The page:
There have been a lot of “first” in our short 5 (almost) years with Larkin. I made the decision to try out sending Larkin on the bus to school and that has had my stomach in knots for a while. Most of you who read this blog know the painful long journey to health for our girl and it has taken a great deal of control to her environment to get her there. Now I am releasing her? Now? When is a good time? When? She has been walking for 9 months now so it made sense to try out transportation that allows her some independence and allows me to keep the twins on their schedule. Seems fair huh? Easier said then done.
The bus was late. Then our address was wrong so the bus didn’t come to our house. Then a call saying another bus was on the way was incorrect. I think you all know me well enough by now that if I say I am going to do it and I hold up my end of the bargain ~ well then I am going to hold the other party responsible to holding up their end. Steve at the bus garage was awesome and handled the situation well. Another bus was sent and we waited. My knots growing. My angst getting worse with every breath.
The bus turned the corner and I waved from the window and watched as the driver turned around and pulled up in front of the house.
Strangers. They don’t her story. They don’t know this girl. They don’t know the pain, angst, struggle, and all the ologists in this little girl’s life. They don’t know the fight we have given to get her to standing on this curb.
I helped her up the big steps.
I said hello to the driver and the aide.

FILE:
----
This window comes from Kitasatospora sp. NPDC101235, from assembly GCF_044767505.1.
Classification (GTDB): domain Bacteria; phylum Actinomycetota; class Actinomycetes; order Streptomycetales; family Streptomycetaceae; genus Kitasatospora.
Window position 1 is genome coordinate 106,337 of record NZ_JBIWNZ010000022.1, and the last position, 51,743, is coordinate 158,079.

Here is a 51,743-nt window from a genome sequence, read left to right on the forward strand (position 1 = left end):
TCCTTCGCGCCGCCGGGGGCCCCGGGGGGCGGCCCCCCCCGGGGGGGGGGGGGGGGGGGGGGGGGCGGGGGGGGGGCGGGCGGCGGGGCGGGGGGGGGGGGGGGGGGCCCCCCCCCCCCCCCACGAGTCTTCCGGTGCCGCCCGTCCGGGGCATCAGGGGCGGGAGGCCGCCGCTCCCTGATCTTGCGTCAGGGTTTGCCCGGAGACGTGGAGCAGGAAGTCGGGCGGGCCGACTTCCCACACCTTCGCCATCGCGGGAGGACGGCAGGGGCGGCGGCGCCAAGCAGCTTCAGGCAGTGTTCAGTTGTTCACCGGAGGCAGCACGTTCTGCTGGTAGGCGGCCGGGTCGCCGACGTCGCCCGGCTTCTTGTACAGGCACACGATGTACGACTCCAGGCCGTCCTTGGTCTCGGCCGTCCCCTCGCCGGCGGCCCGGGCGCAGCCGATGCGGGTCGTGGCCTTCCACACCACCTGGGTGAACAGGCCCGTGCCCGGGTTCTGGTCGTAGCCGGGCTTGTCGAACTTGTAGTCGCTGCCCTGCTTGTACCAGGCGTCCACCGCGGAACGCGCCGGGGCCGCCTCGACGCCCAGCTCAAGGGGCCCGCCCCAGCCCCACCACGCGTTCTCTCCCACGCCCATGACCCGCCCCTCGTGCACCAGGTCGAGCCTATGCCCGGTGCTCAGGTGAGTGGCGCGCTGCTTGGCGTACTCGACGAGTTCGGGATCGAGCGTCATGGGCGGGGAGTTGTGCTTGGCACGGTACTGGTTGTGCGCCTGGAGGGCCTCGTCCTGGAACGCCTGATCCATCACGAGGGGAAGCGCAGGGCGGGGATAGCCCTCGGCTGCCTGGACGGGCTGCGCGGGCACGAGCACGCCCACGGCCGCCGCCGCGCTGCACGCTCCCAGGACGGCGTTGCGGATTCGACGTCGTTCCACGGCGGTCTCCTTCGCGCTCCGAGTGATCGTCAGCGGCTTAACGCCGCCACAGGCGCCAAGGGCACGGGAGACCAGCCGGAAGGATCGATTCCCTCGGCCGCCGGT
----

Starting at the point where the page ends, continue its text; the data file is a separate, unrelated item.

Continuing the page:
They were pleasant and helpful.
I always appreciate when others speak directly to Larkin and treat her like a little person.
I tell the aide that Larkin is non verbal. What I want to do is give her the 7 page Word document I hand to every caregiver so they can see paragraph by horrible paragraph ~ her story.
I help her into the big seat and she looks out the window.
The aide snaps her seat belt in place.
I stepped back and took a picture.
Just as when I handed her over to medical staff for the first set of skeletal x-rays, chest x-ray, heart echo, EKG, EEG, MRI, CT scan, ~ my heart sank and every single mommy fiber of me screamed to grab her back. To grab her and run away. To run from these strangers and hide away with her and protect every hair on her beautiful head.
I recognize the symptoms. I steeled my hands into fists and took a deep breath.
I told the strangers to take her safely to school and bring her home the same.
I stepped backward off the bus.
I took a picture.
I let go. Because the entire first that I listed above gave us the path to helping this little girl stand on that curb. Get on that bus. Sit in that seat. Look out that window.
She is a beauty to behold. She is amazing. She is Grace and Redemption personified. She is my heart, soul, spirit, and my love.
She is safe and loved. Even with strangers who don’t know her story.
I turned and there was my neighbor Leslie. A woman of faith, a mother of two, she has felt these painful feelings of letting go more then a few times. She held me as I sobbed and told me that “they never make this easy” and she is right.
We did what all mothers do after tears; we make a joke and giggle a bit, hug again, and move on into the day of work.
Walking back to the front door I could hear Brin and Erin crying for me and I sat with both babies on the floor of the foyer and cried with them.
I pulled it together until I heard Larkin’s stuffed Tad toy begin his learning time music. Tad was alone and my tears began again.
That is until Brin quickly crawled over to him, happy as a clam when she realized that big sister was not going to bonk her over the head for playing with him.
Laughing I turned into Erin and began our new first of morning with the twins, my heart, soul, spirit, and my loves, until the big girl comes home, 14 bursts in the door from his day, daddy makes his way home, and we are complete